Using Data and Technology to Reveal Beneficial Ownership and Prevent Financial Crime
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Complimentary webinar, courtesy of the Washington, D.C. Chapter of ACFCS. Part 4 of a 4-part series on beneficial ownership issues and challenges.
The U.S. Treasury-issued 2020 National Strategy for Combating Terrorist and Other Illicit Financing identifies the absence of requirements to collect beneficial ownership information as a “significant vulnerability” in the U.S. financial ecosystem. This remains consistent with the FATF’s December 2016 mutual evaluation on the U.S. which highlighted the lack of timely access to adequate, accurate, and current beneficial ownership information as a key deficiency of the US AML/CFT regime.
While there has been some progress since 2016 to address these technical deficiencies in verifying the identity of beneficial owners –and possibly more progress coming with legislative changes pending in U.S. Congress– the lack of legally-binding requirements to collect such information continues to hinder the efficacy of financial crime investigations. Globally, the ability for illicit actors to make use of anonymous companies as a facilitation tool and to shield ultimate beneficial ownership (UBO) enables the financing of global insecurity and instability, illicit commerce, fraud, sanctions evasion, and other illicit financial and criminal activity.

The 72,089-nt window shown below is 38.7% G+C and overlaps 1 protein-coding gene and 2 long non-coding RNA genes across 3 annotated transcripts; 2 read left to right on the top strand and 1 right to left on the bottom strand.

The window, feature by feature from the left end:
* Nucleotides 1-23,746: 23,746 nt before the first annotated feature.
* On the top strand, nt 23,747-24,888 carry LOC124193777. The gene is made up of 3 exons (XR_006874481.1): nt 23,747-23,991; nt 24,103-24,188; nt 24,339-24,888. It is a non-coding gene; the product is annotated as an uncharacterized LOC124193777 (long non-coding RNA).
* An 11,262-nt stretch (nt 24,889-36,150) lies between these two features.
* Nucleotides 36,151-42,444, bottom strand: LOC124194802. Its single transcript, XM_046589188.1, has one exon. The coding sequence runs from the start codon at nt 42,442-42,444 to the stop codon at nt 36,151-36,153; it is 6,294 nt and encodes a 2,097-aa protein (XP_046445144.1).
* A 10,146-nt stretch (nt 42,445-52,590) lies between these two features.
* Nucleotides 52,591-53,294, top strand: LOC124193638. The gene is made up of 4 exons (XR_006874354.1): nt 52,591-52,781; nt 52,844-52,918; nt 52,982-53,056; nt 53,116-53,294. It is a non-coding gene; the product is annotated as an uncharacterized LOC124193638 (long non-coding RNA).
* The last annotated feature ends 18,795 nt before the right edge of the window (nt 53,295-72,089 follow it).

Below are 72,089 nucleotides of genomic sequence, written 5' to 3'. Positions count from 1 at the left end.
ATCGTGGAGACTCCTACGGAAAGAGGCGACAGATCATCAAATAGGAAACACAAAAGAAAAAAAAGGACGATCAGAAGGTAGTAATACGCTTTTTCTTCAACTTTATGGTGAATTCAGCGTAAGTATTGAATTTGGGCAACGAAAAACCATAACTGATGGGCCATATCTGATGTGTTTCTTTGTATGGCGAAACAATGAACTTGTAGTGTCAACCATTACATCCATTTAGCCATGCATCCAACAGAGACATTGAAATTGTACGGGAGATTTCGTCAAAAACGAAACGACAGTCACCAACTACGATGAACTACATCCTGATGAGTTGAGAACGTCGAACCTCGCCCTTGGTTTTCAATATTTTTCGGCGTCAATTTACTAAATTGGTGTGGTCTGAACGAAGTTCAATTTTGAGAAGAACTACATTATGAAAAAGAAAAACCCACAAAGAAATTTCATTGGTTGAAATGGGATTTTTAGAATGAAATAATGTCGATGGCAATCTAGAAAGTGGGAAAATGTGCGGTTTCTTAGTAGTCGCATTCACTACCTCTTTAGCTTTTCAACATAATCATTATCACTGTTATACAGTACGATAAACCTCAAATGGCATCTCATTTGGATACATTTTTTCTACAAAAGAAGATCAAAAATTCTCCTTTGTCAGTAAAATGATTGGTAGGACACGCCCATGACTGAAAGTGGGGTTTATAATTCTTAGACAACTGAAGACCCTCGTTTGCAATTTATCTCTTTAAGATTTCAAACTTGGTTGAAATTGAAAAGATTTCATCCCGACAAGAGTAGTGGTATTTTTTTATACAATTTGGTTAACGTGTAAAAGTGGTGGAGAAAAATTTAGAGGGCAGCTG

Varied international and U.S. regulations requiring financial institutions to know the beneficial owners and understand control structures of customers presents major challenges, particularly given the lack of a central source of UBO information. These institutions –and now, possibly gatekeepers– must be able to identify and verify beneficial owners, track changes of ownership, document the due diligence, and perform continuous sanctions and PEP screening to be ready to respond to any regulatory scrutiny.
In this final installment of the ACFCS beneficial ownership series we will explore core technology and data considerations for addressing beneficial ownership transparency which is aimed at protecting the U.S. financial system from criminal abuse, terrorist financing, money laundering and other financial crimes.
ACFCS thanks Eric Scofield, Partner at Abaxx Associates, LLC, and Nic Cardillo, Partner at Abaxx Associates, LLC for their support and coordination of this event.
This session is eligible for 1 CFCS credits.
Important note for ACFCS members: Please register using the same email address tied to your member account.